When Jalen Hurts spoke out publicly two weeks ago about his dissatisfaction with the way Alabama’s coaches were conducting the team’s quarterback competition, many, myself included, expected Nick Saban to take the opportunity Hurts’ insubordination presented into a legendary rant. Not that Saban isn’t capable of biting his tongue, but the opportunity to vent about leadership, sacrifice and entitlement gifted him on a golden platter seemed too good to pass.
He did pass.
I still think there was at least a stern conversation between Saban and Hurts behind closed doors. What might have been said there we’ll never know.
What we do know is that when Saban was asked publicly about Hurts’ comments, he said this:
“Every player has a right to express what he feels and what he thinks.”
A conversation I had last week gave me a new perspective on how Saban handled this issue I hadn’t considered before.
Jack Ebling has been covering Michigan State football since the early 1980s. Ebling was in East Lansing when Saban first arrived there. He watched a young coach grow from an assistant to an NFL defensive coordinator, and then finally into the head coach of the Spartans.
“Nick is one of the smartest coaches I’ve ever been around,” Ebling told me. “He’ll be smarter tomorrow than he is today. He seldom makes the same mistake twice.”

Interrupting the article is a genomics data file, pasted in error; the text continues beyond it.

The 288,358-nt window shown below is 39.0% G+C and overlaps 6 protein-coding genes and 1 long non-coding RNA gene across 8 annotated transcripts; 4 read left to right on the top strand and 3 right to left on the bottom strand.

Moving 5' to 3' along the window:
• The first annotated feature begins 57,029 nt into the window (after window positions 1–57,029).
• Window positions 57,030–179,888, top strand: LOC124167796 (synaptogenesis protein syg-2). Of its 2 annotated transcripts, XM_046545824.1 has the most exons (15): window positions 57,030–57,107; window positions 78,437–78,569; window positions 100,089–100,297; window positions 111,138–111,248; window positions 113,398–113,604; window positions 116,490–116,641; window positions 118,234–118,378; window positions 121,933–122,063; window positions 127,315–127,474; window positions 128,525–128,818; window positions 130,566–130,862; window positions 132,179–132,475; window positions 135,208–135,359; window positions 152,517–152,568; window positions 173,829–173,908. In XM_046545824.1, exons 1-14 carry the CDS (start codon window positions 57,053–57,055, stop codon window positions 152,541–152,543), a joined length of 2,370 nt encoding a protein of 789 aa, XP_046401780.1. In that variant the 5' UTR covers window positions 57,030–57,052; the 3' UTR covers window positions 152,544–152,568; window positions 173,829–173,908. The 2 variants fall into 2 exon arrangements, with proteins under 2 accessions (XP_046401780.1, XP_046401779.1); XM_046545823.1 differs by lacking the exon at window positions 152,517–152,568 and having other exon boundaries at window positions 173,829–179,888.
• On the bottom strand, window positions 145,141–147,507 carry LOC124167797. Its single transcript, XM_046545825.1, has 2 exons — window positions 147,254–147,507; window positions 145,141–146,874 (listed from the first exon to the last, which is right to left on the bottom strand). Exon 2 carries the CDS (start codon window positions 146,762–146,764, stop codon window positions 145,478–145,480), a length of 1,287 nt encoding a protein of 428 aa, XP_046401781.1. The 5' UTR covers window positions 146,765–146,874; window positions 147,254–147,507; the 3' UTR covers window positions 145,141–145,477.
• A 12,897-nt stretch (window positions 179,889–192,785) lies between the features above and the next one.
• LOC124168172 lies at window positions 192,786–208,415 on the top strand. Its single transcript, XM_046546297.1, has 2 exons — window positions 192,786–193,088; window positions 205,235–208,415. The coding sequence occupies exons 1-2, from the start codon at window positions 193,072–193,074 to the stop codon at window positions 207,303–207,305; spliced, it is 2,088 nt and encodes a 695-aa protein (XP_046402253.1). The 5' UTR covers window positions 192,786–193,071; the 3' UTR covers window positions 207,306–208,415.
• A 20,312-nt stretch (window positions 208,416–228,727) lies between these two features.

That lead us into a conversation about former Spartan wide receiver Plaxico Burress. Burress would go on to be a huge NFL star, as well-known for his mouth as his talent.
In 1998, while playing for MSU, Burress was asked by the media for his thoughts about playing Michigan?
“It’s like taking candy from a baby,” was Burress’ cocksure, headline-grabbing response.
Saban wasn’t happy about that.
“Burress was off limits (from the media) for the rest of the year,” Ebling said.
Although what Burress said had nothing to do about his coaches or teammates – the way Hurts’ controversial remarks did – the difference in how Saban handled Burress then and Hurts now shows his maturity and understanding of circumstance. Twenty years ago, a young Saban silenced one of his best players whether it was necessary or not.
“One thing I can guarantee you is that Nick has spoken to Lonny about this,” Ebling said.
He is referring to Lonny Rosen, a sports psychologist who works at Michigan State who has had a huge impact on Saban’s career and how he deals with players.
“If I’m Saban, it’s counterproductive to what I need right now to ban (Hurts) from speaking his mind,” Ebling said. “Saban is one Tua injury away from needing this guy to be in the mindset to lead this team to a national championship.”
Saban’s reaction was more analytical and less emotional. He understands the dynamic at play here.
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